I told you that Dave and Joan came to visit. When they come we often go out to eat. So let me give you a review of four different restaurants we have visited since we have been here: Skipper’s Pier (across Tracy’s Creek in Deale), Calypsos (just outside the gates of HHN), Mango’s (on site at HHS) and Restaurant Normandie (in Annapolis). Over the years we have discovered that Chesapeake Bay restaurants that are on or near the water are renowned for three things: slow service, mediocre food and high prices. Once in a while you find an exception, and finding that exception is why we all keep going – that and the wonderful atmosphere and the usually beautiful water view. Now when I said we try to find an exception, I didn’t mean that we try to find a Bay restaurant that has fast service, good food and reasonable prices – we are not that naïve – but we are looking for at least one dish that is good, reasonably priced and/or is served faster than molasses. Well, Skipper’s and Calypso’s did not disappoint; the service was as slow, the food as bad and the prices as high as we remembered them. Mango’s however, surprised us. Now don’t get me wrong, it took forever to get our entree, the server forgot to bring me silverware until she was asked for the fourth time and the prices were way out of line. But we each ordered a cup of Maryland Cream of Crab soup as an appetizer – and it was to die for. Not only did it taste scrumptious, but there was actually extra crab piled in the center of the soup. It was delicious.
|Ann and our friend Joan in Annapolis, |
just after feasting at the Cafe Normandie
Café Normandie is in a different category. It is a small French bistro on Main Street in Annapolis and does not purport to be a Bayside restaurant. Among the four of us we split two appetizers – honey glazed Brie and Crab filled avocado (and I do mean filled!) and had four nice, but not extravagant luncheon entrees. Everything was delicious, it wasn’t THAT much more that we paid at the Bayside eateries and the service was superb. So here are the three lessons I learned: (1) Mangos has wonderful Maryland Cream of Crab soup –go as often as your cholesterol and waistline can afford it. (2) If you want atmosphere and cool water views, and will be satisfied with the equivalent of bar food and a couple of drinks, Bayside restaurants like Calypsos, Mangos and Skipper’s are the place to go. But (3) if you are anything approaching a “foodie” and are looking for something tasteful, you need to go elsewhere – and Café Normandie in Annapolis would be a good place to start. Now see? Don’t you think I would have been a great food critic for the Post, the Times or the local Herrington Harbor North Newsletter? I would call it “The Adventures of a Boating Gourmand.” That way, I should be able to start deducting things from my taxes. Like a boat maybe??
I will probably be able to give you more restaurant reviews in the coming weeks because we have had to change our plans. We were going to go to Gangplank Marina which is downtown Washington, DC and within walking distance to most of the sights we would want to see. Unfortunately, the doctors want to do surgery on my foot on 23 August. I used to be a big-time jogger, running 5-6 miles per day – and then going really crazy on the weekends. Well, I can’t do that anymore and sometimes even have trouble walking any distance. The surgery should fix all that, but I will be in a cast for 4-6 weeks. Now you see the problem. Why should we go to Gangplank to be within walking distance of all the sites if I can’t walk to them? So, I think we are going to cancel our plans for Gangplank, stay here for another month (maybe taking a few overnight cruises), and then head for points south. I know those of you who look forward to the traveling stories on our Blog are going to disappointed, but no more than we are, I assure you. But we will try to keep you interested until we head back into the land of the deadly man-eating fly.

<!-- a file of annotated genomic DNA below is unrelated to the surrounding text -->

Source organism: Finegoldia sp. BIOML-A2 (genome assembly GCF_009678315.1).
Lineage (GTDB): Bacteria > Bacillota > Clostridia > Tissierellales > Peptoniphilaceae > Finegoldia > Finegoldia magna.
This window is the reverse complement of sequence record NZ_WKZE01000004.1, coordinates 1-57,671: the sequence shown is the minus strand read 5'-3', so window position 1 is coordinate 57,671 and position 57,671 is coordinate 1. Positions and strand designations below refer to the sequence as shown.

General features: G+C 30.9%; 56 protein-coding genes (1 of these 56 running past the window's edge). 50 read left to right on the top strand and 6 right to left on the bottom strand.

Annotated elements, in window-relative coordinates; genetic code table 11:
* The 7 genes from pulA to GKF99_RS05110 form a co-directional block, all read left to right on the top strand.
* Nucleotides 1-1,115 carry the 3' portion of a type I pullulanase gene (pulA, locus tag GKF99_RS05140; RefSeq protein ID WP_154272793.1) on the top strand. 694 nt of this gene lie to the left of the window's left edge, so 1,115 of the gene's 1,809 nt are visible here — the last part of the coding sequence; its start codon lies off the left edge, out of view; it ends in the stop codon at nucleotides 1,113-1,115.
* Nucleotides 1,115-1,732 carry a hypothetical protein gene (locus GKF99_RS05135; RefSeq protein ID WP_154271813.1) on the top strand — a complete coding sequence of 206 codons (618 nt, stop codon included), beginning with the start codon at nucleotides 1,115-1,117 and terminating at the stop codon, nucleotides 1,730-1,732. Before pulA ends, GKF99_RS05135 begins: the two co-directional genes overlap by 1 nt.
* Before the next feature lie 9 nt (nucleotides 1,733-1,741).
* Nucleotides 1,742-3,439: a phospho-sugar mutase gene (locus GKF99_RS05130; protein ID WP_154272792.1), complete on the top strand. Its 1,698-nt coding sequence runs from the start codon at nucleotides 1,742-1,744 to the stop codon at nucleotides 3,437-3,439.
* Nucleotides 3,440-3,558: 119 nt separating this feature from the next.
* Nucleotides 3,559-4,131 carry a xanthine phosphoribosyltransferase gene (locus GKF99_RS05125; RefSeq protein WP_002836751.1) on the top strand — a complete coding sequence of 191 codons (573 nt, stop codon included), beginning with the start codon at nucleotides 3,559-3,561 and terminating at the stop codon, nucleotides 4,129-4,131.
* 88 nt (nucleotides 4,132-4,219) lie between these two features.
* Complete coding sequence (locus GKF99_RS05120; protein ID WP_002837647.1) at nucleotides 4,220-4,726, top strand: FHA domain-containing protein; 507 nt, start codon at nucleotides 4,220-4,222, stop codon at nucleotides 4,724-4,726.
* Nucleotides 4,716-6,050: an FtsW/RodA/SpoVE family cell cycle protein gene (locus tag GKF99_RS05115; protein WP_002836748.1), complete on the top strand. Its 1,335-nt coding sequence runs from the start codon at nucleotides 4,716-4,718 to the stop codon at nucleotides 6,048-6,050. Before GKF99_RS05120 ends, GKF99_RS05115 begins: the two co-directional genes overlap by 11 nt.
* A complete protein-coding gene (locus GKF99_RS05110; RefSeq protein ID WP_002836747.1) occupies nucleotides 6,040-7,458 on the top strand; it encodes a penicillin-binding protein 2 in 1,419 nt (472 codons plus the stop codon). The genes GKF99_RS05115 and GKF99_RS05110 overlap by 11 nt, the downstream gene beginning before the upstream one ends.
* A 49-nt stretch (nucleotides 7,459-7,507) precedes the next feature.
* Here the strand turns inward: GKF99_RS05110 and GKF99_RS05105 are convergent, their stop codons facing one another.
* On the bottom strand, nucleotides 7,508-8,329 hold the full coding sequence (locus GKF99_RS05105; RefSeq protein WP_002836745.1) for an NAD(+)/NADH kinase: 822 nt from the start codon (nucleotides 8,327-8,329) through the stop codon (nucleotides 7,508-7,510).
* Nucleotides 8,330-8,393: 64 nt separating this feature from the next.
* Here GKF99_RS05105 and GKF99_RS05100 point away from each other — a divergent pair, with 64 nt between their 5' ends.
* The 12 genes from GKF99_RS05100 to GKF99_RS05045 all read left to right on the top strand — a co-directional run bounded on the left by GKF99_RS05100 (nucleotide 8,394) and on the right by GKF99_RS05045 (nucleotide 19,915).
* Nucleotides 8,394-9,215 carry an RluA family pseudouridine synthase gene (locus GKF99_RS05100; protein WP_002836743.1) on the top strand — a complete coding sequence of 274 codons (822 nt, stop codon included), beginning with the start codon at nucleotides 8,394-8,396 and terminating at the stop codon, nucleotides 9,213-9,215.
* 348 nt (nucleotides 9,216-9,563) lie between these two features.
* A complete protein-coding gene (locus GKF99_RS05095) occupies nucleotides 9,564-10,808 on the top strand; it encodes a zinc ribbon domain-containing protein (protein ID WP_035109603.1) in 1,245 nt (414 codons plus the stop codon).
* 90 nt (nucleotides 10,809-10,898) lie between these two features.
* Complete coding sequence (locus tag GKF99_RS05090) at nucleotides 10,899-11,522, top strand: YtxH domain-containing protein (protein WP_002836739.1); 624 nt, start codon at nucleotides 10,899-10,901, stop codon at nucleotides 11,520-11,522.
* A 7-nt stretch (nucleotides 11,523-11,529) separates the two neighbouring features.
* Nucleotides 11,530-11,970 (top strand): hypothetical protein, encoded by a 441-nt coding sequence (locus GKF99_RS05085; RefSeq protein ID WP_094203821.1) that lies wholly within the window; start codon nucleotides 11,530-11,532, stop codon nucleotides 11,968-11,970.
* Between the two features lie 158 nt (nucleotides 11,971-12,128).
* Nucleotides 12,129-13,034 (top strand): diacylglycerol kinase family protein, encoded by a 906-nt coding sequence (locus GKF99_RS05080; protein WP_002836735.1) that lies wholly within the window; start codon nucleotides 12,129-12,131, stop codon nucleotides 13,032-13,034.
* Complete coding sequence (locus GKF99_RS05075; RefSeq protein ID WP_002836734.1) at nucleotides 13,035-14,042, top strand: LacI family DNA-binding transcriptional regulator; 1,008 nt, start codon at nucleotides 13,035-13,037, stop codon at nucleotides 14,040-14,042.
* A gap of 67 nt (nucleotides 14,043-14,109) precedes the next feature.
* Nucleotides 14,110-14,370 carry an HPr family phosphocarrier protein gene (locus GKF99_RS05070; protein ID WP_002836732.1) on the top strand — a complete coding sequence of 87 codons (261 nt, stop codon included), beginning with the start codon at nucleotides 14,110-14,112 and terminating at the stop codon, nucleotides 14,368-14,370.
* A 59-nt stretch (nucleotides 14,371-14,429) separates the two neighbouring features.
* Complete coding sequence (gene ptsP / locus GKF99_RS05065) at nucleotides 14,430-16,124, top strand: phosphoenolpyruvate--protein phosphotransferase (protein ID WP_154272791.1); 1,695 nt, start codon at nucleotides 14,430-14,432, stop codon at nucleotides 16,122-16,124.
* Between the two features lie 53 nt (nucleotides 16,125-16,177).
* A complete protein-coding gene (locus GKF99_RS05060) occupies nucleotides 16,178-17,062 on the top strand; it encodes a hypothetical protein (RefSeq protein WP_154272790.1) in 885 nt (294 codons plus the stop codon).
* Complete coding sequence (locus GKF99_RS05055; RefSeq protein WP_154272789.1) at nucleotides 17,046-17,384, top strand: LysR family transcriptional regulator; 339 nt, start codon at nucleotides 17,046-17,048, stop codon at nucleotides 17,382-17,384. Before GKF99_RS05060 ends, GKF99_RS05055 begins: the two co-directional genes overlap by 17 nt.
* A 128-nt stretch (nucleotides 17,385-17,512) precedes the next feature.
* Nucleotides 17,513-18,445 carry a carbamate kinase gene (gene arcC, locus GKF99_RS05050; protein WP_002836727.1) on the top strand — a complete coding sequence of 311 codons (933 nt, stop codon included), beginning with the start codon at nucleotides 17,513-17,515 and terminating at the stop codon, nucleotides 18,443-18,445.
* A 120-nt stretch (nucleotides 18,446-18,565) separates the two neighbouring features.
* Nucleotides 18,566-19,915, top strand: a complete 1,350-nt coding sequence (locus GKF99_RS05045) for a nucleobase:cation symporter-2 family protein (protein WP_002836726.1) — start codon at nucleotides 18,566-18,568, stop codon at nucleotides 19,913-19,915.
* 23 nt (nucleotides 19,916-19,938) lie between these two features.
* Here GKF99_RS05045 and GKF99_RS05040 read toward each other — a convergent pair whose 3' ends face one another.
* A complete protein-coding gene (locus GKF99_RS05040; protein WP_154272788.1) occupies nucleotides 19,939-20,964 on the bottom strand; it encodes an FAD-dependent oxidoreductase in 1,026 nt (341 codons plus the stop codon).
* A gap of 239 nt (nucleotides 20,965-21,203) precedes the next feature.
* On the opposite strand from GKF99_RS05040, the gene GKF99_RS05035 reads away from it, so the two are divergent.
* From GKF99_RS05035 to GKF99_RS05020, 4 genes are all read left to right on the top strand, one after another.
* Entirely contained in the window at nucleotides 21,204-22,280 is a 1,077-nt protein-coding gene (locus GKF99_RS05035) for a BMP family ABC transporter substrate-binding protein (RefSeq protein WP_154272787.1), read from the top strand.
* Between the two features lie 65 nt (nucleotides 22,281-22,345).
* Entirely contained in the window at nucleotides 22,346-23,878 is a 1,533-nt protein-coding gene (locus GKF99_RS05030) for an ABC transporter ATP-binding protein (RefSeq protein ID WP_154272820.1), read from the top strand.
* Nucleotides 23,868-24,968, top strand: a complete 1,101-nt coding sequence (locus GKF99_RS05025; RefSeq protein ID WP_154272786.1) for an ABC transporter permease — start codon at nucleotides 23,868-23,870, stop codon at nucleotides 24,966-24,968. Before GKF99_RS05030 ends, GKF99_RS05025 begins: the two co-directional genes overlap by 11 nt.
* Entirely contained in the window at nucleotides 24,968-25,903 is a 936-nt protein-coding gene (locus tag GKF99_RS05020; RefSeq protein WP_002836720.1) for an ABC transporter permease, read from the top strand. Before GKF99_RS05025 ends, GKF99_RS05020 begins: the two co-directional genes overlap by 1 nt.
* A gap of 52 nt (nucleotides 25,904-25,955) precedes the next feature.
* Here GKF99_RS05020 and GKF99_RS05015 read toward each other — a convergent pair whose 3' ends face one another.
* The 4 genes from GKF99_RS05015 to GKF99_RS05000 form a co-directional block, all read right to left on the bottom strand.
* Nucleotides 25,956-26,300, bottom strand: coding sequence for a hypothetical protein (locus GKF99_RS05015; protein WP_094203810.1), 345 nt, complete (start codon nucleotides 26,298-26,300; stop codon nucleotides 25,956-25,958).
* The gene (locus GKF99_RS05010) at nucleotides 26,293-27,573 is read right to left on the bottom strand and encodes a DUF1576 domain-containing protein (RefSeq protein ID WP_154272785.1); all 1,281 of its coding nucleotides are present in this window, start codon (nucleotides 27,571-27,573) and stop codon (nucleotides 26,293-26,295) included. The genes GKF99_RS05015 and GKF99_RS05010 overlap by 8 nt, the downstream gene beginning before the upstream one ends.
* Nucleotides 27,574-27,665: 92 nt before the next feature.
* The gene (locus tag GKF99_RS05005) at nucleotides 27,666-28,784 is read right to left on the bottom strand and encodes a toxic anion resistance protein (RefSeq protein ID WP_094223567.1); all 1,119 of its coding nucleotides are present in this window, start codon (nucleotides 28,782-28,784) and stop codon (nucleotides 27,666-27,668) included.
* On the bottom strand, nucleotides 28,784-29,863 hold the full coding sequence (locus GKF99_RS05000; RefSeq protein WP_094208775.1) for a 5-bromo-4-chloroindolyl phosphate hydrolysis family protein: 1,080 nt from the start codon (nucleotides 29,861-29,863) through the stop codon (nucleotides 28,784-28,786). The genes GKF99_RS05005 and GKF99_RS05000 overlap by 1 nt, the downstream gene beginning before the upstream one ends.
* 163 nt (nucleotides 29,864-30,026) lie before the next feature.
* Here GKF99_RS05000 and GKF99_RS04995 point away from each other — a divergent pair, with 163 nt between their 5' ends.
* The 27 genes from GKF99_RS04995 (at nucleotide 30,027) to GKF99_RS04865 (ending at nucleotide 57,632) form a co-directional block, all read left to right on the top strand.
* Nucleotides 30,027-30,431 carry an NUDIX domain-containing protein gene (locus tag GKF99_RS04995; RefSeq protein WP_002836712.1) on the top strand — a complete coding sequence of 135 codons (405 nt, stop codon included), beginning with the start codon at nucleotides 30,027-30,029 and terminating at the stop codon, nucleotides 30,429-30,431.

ANN’S NOTES: I have been keeping busy doing things inside the boat where it is air conditioned J I just do not remember Virginia being so flipping hot…Yuck
|Lord knows what can be done with some |
K-mart shelving, a few bungies, and a little velcro.
I am excited about our Boat Warming party and it made me get to some reorganizing that needed to be done. I have been avoiding turning the shower in the ‘train room’ into a pantry… I had to give up that idea and put shelves in the shower stall. Michael wanted them to be ‘ocean ready’ meaning that they would stay in place in rough seas. Well … those shelves and what is on them are NOT…repeat NOT going to go anywhere. Between the bungy cords and Velcro, Traveling Soul could be in the Perfect Storm and nothing would happen to those shelves.
It seems like a lot of the boat repairs and improvements are getting finished. Of course there will always be something that needs to be done on a boat … but the list we had is shrinking. I am so thankful that the Boston Whaler is sold. We have already looked at some dinghies and we are just trying to figure out what kind will meet our needs.
We have had a good time since we have been back in Virginia, having our little car has really made that possible. Sharing this boat with friends and family is wonderful. Spending time with Caylin and Gavin is fun for me, I miss taking care of them, so any time spent with them is wonderful, even if it a cold, wet, rainy day. We still got out to the play ground and had fun … saw a duck that quacked back at Gavin when he talked to him … also saw a small river otter swim under the bridge we were standing on. Caylin was busy being fearless on the jungle gym, she has no fear of heights and will climb to the top of any play structure. That is my granddaughter !!
That is about all for now … stay tuned for the boat warming party results…